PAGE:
This is a revised - A2 - application for a training program to seek funding support for medical students, ENT residents, graduate and postdoctoral trainees in a blend of basic and clinical science, which is tailored towards the science related to communicative disorders. The goal of this training program is to produce a new type of clinician scientist who is poised to exchange ideas, expertise, and techniques leading to the direct and effective flow and translation of basic-science discoveries into clinical testing and applications. In addition, such a clinical scientist will have the ability to generate mechanistic hypotheses that are derived from clinical research, which can be tested directly at the basic cellular level. The second objective is to produce new PhDs and postdoctoral scientists, who are not only capable of establishing independent research programs, but are also adept at recognizing and integrating relevant basic-science problems into clinically germane answers and solutions. This will be done by assimilating basic pre- and postdoctoral fellows, into a """"""""doctrine"""""""" training program. The training plan will operate under the auspices of the Communication Science Program in the Department of Otolaryngology, which draws 43 faculty (28 primary and 15 associate members) from 5 schools and 12 departments making it a multidisciplinary program. The trainers have extramurally funded research programs that incorporate approaches ranging from behavior, systems, cellular/molecular biology, biochemistry, physiology and translational research using animal models (e.g., C. elegans, primates) and humans. The primary research emphasis of these trainers is on sensory and communication sciences and disorders. The proposed training program will be enhanced with formal course work that will focus on: 1) communication science, 2) summer schools, 3) """"""""doctrine"""""""" from bench to bedside, 4) biostatistics and epidemiology including clinical-study design, 5) bioethics, 6) molecular biology and genetics, with emphasis on human genetics and diseases, 7) oral presentations skills, 8) grant and manuscript writing strategies, and 9) understanding career-related issues. In addition, the training program will sponsor an annual retreat and Distinguished Speaker Seminars. Funds for 2.5 trainees are requested. The institution commitment will cover 1.5 trainees to ensure a balance of a basic and clinical translational science program consisting of 4 trainees per year.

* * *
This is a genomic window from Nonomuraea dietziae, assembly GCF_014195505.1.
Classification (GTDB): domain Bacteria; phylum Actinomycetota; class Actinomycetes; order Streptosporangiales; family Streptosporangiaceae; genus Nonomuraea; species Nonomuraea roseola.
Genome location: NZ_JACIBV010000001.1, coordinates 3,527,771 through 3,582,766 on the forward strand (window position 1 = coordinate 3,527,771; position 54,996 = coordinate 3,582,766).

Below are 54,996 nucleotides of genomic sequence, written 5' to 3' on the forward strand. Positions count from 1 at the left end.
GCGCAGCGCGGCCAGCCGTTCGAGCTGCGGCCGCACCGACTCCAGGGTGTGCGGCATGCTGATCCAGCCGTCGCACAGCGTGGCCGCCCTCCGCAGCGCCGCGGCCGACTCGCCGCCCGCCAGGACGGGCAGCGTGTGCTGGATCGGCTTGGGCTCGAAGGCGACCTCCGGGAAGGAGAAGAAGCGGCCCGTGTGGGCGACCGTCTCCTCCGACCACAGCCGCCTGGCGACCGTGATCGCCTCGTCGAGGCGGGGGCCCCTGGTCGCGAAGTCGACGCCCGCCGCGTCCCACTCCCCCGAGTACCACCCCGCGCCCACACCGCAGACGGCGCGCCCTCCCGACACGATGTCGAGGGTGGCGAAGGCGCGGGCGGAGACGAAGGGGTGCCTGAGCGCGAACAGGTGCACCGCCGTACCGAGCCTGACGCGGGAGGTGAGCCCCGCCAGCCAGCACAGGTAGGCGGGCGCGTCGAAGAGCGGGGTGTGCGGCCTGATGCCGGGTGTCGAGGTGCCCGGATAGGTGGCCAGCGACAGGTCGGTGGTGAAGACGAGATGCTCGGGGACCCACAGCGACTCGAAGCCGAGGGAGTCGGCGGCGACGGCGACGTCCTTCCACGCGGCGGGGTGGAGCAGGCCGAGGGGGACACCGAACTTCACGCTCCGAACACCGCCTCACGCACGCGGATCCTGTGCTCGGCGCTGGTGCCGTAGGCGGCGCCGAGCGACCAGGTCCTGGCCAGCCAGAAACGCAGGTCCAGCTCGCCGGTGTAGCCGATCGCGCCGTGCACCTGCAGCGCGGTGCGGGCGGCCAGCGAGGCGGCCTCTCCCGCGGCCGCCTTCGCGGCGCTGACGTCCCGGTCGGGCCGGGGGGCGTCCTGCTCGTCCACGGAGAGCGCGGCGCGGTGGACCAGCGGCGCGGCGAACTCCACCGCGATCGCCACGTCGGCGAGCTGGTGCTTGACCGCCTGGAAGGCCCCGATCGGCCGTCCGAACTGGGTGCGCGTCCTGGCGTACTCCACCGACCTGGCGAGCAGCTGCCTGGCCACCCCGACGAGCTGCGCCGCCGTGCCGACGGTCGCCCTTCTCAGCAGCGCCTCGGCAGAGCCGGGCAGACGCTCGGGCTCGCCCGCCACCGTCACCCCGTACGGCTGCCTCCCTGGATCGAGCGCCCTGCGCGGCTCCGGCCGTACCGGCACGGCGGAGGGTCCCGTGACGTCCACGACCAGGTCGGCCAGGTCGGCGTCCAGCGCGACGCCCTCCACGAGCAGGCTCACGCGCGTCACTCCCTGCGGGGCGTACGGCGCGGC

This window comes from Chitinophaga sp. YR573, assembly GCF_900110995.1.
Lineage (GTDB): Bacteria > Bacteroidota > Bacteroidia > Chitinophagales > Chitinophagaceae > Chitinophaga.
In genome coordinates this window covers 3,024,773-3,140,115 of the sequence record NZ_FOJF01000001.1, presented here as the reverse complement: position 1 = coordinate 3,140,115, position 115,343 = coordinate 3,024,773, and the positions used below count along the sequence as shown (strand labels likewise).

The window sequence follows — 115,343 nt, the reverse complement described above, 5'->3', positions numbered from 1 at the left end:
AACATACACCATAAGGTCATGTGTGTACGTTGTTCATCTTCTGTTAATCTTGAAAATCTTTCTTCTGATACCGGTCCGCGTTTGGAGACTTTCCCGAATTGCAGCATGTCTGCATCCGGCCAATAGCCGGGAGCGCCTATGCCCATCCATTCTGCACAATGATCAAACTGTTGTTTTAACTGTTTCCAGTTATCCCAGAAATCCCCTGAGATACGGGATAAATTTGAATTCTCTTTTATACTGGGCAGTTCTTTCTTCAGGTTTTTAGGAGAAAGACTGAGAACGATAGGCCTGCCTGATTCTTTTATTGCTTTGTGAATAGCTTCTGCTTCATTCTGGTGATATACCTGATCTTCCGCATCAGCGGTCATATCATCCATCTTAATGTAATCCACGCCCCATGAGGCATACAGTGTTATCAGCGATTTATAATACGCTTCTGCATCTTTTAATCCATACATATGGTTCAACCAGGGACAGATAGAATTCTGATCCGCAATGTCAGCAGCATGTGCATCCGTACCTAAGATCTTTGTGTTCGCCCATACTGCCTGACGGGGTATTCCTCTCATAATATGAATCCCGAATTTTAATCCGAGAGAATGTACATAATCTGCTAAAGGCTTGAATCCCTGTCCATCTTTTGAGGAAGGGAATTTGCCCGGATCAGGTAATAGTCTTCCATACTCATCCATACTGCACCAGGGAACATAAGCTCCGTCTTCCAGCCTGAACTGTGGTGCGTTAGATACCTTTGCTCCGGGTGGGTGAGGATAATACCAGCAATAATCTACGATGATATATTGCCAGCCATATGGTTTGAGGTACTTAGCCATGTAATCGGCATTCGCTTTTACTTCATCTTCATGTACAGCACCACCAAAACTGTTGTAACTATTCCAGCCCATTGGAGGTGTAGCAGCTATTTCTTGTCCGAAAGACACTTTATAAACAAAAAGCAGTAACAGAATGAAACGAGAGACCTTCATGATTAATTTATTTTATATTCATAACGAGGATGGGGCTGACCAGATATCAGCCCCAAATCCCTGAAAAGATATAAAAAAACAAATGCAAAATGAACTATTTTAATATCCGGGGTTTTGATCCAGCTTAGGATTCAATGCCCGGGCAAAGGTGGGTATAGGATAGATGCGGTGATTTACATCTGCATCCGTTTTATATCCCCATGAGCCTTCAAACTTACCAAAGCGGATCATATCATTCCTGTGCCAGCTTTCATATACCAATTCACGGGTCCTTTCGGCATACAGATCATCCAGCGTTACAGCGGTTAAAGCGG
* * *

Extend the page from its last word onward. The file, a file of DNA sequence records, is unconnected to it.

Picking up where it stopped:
National Institute of Health (NIH)
National Institute on Deafness and Other Communication Disorders (NIDCD)
Institutional National Research Service Award (T32)
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Study Section
Communication Disorders Review Committee (CDRC)
Program Officer
Sklare, Dan
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University of California Davis
Schools of Medicine
United States
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Wagner, Karen M; McReynolds, Cindy B; Schmidt, William K et al. (2017) Soluble epoxide hydrolase as a therapeutic target for pain, inflammatory and neurodegenerative diseases. Pharmacol Ther 180:62-76
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Wagner, Karen; Vito, Steve; Inceoglu, Bora et al. (2014) The role of long chain fatty acids and their epoxide metabolites in nociceptive signaling. Prostaglandins Other Lipid Mediat 113-115:2-12
Gray, Daniel T; Engle, James R; Recanzone, Gregg H (2014) Age-related neurochemical changes in the rhesus macaque superior olivary complex. J Comp Neurol 522:573-91

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